Tim Hudak is the sort of politician who searches for the inchoate fears and hatreds that lie, unspoken, just below the surface of consciousness. When he finds them, he drags them up and waves them for all to see, hoping that ugly emotions will serve his political purposes. He is what an earlier generation would have called a "rabble rouser."
And so it was probably inevitable that Hudak would turn his attention to sex offenders.
In this secular society, sex offenders are as feared and hated as demons were in the Middle Ages.
"Pedophiles watch our children from the shadows," the U.S. attorney general said in a speech several years ago. "They lie in wait, planning to ensnare and violate the innocent."
Simply say the words "sex offenders" and that's the image that comes to mind: merciless monsters, lurking in bushes, waiting to snatch toddlers away from unwary mothers.
The overwhelming majority of child abductions and child abuse may be committed by family and friends of the victim. "Sex offender" may include a huge range of criminals, from the pedophile abductor to the flasher, the peeping tom, and the 18-year-old who has consensual sex with his underage girlfriend.
And child abduction and abuse by strangers may be fantastically rare.
But none of that matters. We hear "sex offender" and we immediately think of soulless, depraved, ravenous beasts hiding in the shadows. We think of demons.
Which makes sex offenders superb fodder for politics.
"Every time you turn on the news, some kid is getting abducted, raped, and murdered," a Louisiana state senator said in 2006. Happily for the terrified parents of Louisiana, the senator knew just what to do about this horrific threat to the innocent children of his great state: In the space of one month, the legislature passed 14 separate bills targeting sex offenders.
That's been the story for 20 years all across the United States. Politicians terrify parents. Then they promise to save their children with some policy that is as intuitively attractive and emotional satisfying as it is unsupported by evidence. Draconian sentences. Harsh prison conditions. Forcing released offenders to wear satellite tracking devices for the rest of their lives. Forbidding them from doing a long list of jobs. Banning them from living within 1,000 feet of schools, parks, and many other places.
Then there is the sex offender registry.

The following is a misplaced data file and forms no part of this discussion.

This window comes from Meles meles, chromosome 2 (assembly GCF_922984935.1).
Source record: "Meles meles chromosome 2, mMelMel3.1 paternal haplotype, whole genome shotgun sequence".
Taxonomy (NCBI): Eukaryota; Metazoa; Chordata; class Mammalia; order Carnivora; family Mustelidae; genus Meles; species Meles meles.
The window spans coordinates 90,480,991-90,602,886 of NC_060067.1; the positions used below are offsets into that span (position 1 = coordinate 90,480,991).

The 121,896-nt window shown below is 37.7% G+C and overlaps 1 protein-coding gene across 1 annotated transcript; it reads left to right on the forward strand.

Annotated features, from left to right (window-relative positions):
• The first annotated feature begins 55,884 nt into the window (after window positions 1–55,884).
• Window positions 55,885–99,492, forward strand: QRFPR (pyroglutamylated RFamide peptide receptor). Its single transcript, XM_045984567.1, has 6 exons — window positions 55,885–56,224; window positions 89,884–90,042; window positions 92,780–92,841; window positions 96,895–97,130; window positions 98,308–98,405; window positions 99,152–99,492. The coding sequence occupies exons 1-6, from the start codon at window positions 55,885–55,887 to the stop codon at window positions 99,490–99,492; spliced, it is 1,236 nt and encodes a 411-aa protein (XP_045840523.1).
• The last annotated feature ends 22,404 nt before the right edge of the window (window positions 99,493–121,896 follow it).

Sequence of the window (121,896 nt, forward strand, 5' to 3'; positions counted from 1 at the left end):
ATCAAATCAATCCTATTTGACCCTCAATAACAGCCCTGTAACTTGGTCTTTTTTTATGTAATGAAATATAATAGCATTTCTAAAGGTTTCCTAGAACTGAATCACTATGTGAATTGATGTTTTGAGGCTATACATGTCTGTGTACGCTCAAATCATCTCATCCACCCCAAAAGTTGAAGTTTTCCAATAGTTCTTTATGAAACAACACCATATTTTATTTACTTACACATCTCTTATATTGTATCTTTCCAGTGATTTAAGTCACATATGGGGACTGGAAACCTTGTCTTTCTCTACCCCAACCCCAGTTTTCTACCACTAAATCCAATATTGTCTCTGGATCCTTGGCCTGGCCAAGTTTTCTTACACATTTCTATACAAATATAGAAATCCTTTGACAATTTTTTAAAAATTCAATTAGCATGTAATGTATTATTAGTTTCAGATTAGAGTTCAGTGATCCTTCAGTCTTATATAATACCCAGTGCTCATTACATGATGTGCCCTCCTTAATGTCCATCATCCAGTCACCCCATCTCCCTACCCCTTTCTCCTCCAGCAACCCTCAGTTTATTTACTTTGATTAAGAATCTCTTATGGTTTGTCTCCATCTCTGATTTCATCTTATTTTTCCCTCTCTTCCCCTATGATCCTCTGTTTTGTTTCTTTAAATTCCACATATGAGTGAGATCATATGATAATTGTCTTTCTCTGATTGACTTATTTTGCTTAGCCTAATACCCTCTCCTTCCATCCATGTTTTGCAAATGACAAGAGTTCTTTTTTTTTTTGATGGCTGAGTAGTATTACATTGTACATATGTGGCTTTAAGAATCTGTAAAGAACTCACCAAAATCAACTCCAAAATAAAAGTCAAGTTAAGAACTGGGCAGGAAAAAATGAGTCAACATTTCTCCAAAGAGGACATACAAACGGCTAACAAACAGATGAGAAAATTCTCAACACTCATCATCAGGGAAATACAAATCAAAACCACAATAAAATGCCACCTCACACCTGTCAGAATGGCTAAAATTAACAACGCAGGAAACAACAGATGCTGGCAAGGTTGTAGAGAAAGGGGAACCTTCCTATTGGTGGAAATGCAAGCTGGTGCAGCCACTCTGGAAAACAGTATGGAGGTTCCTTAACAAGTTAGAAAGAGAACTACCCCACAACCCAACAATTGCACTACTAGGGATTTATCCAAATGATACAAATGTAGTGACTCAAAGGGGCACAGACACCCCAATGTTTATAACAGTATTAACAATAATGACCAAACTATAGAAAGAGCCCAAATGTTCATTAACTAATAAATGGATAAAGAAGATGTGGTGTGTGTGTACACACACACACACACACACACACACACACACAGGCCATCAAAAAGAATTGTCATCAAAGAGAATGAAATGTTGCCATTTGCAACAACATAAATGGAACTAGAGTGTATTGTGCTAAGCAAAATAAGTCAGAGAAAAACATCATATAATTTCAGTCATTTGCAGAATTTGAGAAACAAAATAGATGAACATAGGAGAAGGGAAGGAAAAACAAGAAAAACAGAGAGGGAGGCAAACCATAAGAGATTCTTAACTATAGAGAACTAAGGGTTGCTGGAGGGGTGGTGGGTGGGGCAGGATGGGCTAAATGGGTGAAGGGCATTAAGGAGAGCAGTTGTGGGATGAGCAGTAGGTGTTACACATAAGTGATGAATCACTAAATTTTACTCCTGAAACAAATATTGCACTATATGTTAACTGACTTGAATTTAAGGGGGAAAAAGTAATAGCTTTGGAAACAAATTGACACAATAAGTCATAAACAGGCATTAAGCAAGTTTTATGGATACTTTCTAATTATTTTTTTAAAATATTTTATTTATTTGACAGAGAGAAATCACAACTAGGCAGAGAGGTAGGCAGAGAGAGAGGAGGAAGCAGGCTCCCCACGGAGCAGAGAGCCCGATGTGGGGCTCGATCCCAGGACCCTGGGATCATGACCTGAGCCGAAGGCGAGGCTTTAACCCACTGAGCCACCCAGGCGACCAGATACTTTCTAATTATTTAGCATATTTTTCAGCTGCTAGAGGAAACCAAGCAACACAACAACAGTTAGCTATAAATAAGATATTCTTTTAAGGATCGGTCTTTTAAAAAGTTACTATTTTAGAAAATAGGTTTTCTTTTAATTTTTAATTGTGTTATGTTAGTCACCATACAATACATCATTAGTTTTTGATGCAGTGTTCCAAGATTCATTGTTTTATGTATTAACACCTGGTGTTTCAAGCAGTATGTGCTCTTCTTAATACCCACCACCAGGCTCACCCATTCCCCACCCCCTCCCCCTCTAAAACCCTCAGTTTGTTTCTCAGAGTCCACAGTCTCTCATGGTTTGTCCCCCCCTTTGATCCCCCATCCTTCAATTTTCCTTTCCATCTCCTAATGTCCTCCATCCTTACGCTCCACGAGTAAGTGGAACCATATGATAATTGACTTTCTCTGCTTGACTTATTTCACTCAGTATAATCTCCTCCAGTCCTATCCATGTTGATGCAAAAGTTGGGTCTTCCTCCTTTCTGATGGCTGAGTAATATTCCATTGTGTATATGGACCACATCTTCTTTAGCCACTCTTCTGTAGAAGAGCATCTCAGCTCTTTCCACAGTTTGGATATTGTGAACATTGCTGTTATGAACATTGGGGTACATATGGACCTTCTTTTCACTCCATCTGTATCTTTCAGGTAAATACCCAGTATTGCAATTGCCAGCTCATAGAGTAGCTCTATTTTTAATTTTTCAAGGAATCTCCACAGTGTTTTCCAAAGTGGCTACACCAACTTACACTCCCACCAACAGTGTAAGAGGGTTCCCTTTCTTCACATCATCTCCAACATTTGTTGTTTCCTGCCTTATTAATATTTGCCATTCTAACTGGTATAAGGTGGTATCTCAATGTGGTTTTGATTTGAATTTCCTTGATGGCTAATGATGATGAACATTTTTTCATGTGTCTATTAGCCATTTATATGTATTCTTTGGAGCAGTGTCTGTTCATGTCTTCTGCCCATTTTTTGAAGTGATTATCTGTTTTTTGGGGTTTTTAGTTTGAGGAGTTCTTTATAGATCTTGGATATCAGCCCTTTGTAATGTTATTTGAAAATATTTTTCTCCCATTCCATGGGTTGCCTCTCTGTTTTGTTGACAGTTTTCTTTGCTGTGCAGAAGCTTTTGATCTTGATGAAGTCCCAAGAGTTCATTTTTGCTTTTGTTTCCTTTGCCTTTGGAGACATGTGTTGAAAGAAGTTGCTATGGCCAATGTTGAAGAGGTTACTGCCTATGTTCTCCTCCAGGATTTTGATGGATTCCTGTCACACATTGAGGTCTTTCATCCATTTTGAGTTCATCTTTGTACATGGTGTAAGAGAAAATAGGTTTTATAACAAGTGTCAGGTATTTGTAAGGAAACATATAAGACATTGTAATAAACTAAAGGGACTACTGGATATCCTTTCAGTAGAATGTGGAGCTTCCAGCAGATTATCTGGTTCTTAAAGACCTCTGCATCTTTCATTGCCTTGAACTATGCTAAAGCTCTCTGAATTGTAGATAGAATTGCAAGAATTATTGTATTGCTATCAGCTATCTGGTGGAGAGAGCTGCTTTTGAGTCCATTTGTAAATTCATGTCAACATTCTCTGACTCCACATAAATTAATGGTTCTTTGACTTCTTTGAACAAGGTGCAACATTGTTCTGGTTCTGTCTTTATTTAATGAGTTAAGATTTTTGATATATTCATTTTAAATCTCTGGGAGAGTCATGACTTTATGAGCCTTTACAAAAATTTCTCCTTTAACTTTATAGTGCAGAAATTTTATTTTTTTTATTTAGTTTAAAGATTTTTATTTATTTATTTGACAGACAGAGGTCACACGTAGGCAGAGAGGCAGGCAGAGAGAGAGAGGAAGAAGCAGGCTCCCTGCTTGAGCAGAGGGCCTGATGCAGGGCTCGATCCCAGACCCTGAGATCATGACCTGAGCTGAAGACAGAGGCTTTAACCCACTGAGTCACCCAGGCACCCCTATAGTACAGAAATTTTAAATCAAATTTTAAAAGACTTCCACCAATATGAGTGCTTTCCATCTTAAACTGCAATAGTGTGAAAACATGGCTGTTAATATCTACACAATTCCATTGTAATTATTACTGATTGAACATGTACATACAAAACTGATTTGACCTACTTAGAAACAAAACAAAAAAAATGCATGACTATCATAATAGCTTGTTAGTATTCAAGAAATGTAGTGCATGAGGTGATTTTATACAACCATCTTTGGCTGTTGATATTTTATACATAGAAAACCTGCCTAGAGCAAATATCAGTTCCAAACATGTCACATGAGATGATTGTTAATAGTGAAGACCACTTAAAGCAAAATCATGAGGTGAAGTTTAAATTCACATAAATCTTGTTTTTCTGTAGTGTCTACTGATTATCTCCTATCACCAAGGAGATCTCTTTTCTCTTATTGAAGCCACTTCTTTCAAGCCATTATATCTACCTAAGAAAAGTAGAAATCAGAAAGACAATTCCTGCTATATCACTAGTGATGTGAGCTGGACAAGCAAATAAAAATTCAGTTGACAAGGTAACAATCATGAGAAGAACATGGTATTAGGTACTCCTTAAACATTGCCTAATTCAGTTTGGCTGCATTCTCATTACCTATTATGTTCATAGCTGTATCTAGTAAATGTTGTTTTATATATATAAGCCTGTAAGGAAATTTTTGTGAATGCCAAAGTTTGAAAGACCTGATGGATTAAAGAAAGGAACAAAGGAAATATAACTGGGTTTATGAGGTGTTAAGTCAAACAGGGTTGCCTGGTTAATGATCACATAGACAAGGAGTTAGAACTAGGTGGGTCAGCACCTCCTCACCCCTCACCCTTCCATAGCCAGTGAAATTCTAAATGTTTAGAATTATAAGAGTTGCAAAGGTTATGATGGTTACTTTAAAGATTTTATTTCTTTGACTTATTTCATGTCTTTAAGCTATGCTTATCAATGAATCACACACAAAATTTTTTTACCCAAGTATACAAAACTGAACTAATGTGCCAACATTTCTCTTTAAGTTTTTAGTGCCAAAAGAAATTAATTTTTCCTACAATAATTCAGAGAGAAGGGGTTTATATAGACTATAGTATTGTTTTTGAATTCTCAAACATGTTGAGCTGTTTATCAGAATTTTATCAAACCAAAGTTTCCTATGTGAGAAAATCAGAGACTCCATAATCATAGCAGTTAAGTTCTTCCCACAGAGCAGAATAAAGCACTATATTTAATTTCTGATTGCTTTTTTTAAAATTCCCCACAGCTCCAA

At first, only the police could use the registry. But access was expanded. And put online. Today, in most states, anyone can get any sex offender's photo, address, and criminal record at the click of a mouse.
In 2000, a Canadian federal-provincial task force examined the evidence on sex offender registries.
They don't help, the task force concluded. No matter. We got one.
Registries may be a waste of money but they're great politics.
But Canadian politicians did not plumb the depths of American crime politics, much to their credit. Access to the sex offender registry is still restricted to police. And no major politician has proposed anything like the online festival of fear that is common in the U.S.
"There are currently more than 14,000 registered sex offenders living in Ontario, but there's no way for families to know if any of them live in their neighbourhood, near their child's school, or next to the park where they play," reads a press release from the Progressive Conservative campaign. Solution: a website where anyone can find any sex offender's current address. Tim Hudak "will protect hard working families and children against those who would harm us."
Actually, he will do no such thing. What he will do - if this and his other sleazy gambits get him elected - is further inflate an already exaggerated fear. He may also put more people in danger. But he will not protect hard-working families and children.
American experience shows the information in registries is routinely missing or inaccurate. Even if it weren't, it's irrelevant to most child abuse since family and friends are the culprits in most cases, and the kids are only too familiar with their addresses.
American experience also shows - to no one's surprise, surely - that making convicted sex offenders' addresses publicly available makes it very hard for sex offenders to reintegrate and live a law-abiding life. Combined with restrictions on where they can live, and what work they can do, searchable sex offender registries are an excellent way to ensure sex offenders remain unemployed, homeless, and likely to commit new crimes.
Searchable registries are also an open invitation to vigilantes.
In the U.S, there has been harassment. Threats and beatings. Even murders. In one notorious case, a Nova Scotia man got the names, photos, and addresses of 32 registered sex offenders from the state of Maine's website. He then drove to Maine and murdered two men before he was cornered by police and committed suicide.
The state took the website down. For two days. It's very popular, after all. It's what people want.
Is it what Ontarians want? I hope not. But I suspect I will be disappointed.